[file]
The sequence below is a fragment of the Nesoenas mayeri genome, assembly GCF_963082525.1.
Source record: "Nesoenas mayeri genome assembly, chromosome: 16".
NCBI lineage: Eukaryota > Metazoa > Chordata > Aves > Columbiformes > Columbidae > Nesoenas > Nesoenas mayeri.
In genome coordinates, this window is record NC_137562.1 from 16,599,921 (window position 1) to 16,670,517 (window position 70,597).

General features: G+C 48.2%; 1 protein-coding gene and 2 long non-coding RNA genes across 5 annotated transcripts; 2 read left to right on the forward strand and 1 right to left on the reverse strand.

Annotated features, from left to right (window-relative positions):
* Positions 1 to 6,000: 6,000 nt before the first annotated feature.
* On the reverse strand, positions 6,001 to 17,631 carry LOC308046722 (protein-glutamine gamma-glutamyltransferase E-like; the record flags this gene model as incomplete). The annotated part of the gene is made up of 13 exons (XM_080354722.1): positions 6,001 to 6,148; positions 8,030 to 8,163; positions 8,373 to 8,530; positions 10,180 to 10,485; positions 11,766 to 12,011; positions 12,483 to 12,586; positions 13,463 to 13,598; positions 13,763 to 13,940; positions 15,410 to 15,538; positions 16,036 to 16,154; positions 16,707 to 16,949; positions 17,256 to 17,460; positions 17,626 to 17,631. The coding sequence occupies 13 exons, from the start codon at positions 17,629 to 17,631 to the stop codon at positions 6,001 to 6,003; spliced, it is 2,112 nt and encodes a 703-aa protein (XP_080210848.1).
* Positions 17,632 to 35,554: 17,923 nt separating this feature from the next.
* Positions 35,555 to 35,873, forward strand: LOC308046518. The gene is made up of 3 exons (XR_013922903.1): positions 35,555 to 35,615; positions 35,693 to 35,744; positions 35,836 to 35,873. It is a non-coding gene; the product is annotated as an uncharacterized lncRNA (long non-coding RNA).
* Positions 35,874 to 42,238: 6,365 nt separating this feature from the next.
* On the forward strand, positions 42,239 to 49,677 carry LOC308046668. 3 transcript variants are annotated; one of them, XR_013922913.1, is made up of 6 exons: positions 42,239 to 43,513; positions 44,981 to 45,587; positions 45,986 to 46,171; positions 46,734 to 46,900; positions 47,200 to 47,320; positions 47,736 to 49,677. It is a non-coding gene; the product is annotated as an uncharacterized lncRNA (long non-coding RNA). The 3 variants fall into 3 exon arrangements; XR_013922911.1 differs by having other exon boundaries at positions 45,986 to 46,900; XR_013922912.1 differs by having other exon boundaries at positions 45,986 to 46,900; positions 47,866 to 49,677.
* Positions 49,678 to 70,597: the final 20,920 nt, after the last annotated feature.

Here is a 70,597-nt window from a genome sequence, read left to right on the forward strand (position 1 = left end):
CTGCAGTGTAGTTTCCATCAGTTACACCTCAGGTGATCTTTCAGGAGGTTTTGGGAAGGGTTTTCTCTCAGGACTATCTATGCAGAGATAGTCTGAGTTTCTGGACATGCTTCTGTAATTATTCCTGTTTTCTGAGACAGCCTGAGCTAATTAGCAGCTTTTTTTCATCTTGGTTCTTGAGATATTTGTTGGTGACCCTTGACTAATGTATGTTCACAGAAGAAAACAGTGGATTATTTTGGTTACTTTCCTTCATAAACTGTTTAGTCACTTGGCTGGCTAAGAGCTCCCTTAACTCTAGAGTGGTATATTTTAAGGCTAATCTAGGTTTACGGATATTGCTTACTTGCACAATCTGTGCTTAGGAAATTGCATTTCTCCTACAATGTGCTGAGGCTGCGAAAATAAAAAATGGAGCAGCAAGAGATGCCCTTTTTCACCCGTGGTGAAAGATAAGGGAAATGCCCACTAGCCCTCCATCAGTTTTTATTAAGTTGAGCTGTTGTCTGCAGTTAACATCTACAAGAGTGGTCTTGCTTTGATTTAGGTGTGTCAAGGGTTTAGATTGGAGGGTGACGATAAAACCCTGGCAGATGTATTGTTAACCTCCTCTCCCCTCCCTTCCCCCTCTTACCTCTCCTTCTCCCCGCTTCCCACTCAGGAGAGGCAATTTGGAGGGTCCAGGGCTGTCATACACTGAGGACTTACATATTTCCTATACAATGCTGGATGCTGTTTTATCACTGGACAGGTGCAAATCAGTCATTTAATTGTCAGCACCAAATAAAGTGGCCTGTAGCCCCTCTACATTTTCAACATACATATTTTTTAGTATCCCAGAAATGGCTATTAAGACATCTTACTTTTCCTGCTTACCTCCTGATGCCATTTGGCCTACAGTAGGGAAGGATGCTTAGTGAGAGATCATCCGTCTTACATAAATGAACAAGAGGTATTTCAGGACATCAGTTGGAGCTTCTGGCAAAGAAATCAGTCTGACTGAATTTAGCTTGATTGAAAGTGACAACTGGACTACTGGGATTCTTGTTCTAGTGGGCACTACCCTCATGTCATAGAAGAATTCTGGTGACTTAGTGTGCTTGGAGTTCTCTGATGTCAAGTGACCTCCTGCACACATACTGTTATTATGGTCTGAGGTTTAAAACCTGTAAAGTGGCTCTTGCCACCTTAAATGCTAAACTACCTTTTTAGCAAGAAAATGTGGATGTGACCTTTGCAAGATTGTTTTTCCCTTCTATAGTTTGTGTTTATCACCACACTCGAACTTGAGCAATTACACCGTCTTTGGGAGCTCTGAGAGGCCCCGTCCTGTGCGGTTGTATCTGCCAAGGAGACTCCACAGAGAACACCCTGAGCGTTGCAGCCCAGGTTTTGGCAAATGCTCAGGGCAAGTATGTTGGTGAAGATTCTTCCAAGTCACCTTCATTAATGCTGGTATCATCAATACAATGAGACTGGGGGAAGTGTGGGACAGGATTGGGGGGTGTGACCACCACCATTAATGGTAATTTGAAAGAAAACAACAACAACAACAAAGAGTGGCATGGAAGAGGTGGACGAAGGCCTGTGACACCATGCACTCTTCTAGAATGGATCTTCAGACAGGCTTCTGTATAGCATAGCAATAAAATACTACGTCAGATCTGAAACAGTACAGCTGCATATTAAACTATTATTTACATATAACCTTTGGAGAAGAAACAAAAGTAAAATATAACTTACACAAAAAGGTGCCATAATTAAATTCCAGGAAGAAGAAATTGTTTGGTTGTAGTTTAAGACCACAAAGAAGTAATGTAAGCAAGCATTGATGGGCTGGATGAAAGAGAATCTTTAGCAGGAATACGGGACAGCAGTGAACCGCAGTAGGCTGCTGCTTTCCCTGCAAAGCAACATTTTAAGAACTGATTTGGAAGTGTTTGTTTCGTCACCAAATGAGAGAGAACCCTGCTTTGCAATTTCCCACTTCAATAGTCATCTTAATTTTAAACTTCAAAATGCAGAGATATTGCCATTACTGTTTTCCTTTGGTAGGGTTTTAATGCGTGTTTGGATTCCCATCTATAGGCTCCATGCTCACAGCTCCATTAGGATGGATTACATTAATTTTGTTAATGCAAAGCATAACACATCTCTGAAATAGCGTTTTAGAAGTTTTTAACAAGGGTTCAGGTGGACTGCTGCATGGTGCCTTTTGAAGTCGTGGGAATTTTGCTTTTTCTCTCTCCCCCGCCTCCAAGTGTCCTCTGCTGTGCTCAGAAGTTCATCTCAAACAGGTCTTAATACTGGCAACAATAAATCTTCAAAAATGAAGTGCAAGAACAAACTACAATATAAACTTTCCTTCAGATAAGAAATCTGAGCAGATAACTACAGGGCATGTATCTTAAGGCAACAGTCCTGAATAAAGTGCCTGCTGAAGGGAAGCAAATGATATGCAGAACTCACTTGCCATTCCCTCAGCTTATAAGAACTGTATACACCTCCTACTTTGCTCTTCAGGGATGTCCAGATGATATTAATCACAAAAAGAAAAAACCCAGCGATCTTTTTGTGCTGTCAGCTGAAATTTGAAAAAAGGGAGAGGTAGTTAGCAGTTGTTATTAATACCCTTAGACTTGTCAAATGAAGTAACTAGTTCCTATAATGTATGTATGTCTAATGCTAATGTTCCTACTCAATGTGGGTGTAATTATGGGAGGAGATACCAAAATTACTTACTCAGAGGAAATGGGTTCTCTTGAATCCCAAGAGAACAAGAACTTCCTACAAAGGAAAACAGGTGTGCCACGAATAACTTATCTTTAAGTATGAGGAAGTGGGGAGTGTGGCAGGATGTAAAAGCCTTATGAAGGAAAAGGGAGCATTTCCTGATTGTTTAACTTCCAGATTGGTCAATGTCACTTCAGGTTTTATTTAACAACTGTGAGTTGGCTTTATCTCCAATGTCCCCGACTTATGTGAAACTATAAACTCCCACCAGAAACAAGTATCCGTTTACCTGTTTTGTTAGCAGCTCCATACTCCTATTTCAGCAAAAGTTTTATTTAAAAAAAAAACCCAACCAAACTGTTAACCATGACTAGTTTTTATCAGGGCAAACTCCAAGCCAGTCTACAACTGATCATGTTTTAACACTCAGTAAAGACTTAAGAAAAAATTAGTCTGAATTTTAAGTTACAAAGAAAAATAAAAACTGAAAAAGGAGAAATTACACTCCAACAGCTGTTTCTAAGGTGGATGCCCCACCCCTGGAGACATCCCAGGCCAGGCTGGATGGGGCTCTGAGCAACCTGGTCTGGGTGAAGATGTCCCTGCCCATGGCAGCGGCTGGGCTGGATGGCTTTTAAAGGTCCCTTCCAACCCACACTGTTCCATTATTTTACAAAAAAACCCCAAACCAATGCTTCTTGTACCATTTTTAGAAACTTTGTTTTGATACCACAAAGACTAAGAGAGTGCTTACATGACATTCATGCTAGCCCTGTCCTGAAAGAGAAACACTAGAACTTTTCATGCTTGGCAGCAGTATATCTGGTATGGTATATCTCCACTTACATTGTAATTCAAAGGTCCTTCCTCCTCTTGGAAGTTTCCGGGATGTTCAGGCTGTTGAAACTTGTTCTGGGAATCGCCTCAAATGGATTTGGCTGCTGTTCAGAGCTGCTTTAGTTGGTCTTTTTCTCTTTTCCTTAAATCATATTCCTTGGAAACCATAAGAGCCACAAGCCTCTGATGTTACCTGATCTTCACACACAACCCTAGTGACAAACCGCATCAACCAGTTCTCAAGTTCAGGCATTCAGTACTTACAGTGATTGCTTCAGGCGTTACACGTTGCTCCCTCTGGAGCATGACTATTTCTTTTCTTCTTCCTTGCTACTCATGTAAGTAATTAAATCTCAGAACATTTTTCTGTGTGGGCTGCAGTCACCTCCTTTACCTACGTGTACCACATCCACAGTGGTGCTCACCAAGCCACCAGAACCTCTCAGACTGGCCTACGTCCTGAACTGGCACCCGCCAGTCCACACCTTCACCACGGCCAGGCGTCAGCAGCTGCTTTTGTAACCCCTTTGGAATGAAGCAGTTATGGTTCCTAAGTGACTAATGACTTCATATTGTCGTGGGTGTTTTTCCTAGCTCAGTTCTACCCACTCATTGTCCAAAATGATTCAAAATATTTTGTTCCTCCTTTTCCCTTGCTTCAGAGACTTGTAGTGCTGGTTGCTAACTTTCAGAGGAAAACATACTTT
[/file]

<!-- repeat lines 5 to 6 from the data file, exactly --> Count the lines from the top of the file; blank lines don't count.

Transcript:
General features: G+C 48.2%; 1 protein-coding gene and 2 long non-coding RNA genes across 5 annotated transcripts; 2 read left to right on the forward strand and 1 right to left on the reverse strand.

Annotated features, from left to right (window-relative positions):